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Drew Smith: ethnographer, strategist and host of Rising Minds

No, no, no! A V10 does not an Esprit make!

Lotus-Esprit-S1-Orange

Although it’s only a rumour promulgated by Evo magazine at this point, the very thought of Toyota lending it’s new Lexus V10 to a future Esprit is enough to make me seethe with vitriolic outrage.

Lest we forget, the original Esprit was the ultimate road-going expression of Colin “to add speed, add lightness” Chapman’s fanatical obsession with elegant efficiency. He was obsessed to a fault perhaps, as demonstrated by the time, when upon returning from a GP race and having demanded more weight be removed from the prototype Esprit’s rear transaxle, he sort of fell on his own sword . He took off for home in the amended mule making it a short distance before the new “added lightness” tore itself free from the car, leaving him stranded on the airport exit road.

If this little anecdote goes to show anything, it’s that Colin would be turning in his fibreglass grave at the thought of a stonking great ten-pot in the back of his little supercar that could, no matter how much Lexus green-washing it may have had or the fact that Lotus may also produce an “eco Esprit”. Why not make all Esprits eco?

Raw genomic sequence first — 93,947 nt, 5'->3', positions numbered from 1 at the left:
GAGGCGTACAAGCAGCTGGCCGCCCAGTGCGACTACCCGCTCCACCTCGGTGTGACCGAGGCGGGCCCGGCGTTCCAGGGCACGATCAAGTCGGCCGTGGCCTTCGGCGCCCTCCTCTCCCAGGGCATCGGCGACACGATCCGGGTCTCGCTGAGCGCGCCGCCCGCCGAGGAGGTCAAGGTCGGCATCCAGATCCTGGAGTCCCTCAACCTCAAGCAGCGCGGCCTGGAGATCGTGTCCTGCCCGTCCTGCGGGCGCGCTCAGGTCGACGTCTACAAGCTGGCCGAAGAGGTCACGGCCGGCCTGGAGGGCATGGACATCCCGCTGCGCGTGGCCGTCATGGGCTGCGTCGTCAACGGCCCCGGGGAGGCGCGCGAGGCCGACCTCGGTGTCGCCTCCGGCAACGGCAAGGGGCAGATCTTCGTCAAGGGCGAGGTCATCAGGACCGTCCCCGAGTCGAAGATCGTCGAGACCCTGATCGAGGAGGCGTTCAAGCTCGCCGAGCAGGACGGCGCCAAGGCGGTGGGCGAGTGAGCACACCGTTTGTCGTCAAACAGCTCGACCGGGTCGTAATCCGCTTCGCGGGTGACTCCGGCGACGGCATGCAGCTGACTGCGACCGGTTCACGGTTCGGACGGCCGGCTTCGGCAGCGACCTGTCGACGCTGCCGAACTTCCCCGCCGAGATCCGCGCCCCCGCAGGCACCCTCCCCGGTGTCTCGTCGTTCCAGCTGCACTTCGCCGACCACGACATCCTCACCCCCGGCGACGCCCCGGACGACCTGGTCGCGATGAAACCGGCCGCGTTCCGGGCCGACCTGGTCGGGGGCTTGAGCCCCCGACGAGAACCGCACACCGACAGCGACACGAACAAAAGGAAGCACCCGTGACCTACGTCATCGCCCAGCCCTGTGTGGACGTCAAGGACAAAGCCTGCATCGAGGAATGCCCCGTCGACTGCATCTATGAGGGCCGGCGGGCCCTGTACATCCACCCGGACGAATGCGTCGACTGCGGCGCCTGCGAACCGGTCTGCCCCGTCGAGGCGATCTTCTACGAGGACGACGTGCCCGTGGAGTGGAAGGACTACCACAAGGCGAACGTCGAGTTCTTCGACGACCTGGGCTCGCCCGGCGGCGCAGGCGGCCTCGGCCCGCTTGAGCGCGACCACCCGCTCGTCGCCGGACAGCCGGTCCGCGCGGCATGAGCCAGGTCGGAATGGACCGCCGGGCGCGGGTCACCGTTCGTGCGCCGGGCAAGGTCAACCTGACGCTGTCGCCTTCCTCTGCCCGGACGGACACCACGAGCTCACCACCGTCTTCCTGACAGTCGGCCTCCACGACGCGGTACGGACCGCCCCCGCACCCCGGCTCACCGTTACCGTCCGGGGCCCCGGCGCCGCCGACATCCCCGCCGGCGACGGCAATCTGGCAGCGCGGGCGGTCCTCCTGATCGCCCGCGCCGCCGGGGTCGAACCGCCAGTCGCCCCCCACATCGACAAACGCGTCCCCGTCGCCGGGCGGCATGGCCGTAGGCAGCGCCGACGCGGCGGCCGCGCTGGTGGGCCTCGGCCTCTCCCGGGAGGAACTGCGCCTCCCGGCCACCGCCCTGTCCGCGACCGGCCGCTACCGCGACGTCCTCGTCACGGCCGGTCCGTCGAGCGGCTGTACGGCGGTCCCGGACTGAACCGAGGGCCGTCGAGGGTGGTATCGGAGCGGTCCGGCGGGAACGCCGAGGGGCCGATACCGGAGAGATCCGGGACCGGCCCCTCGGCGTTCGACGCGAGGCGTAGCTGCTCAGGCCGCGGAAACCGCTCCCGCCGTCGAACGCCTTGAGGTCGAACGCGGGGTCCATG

I have long thought that the future of maximum driving enjoyment lies in super-lightweight, compact and fuel efficient cars that are unencumbered by concessions to overt luxury or pretensions to practicality, in essence the Lotus approach. The new Evora, by all accounts, stays as true to Colin’s edicts as much as a 2+2 Cayman competitor can, but the Esprit should be the very essence of the company’s fabled light-weight history, not an offensive repudiation.

P.S The sketch in the Evo article makes it look like Lotus has decided to throw the baby out with the bath water, do an Audi and put the V10 in front of the front axle line. Whatever will they think of next?

Category: Car, Design, Design Strategy, Eco, Lost in Translaton, Philosophy, Sustainability, Things I Hate

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  1. Brian DR1665 says:

    A V10 Lotus? Will we ever get tire of mid-engined, RWD, ten cylinder super cars? Probably not, but I see your point about throwing heritage out the window with such a thought.

    And good point about the fuel efficiency. All these unnecessary options and materials designed to remove the driver from the actual experience of driving, to instead engage with the in-car entertainment features rather than the task at hand, have added a ton of blubber to our modern cars. The technology has improved, but when the latest VW GTi weighs TWICE AS MUCH as the original, someone should be DOING SOMETHING about that.

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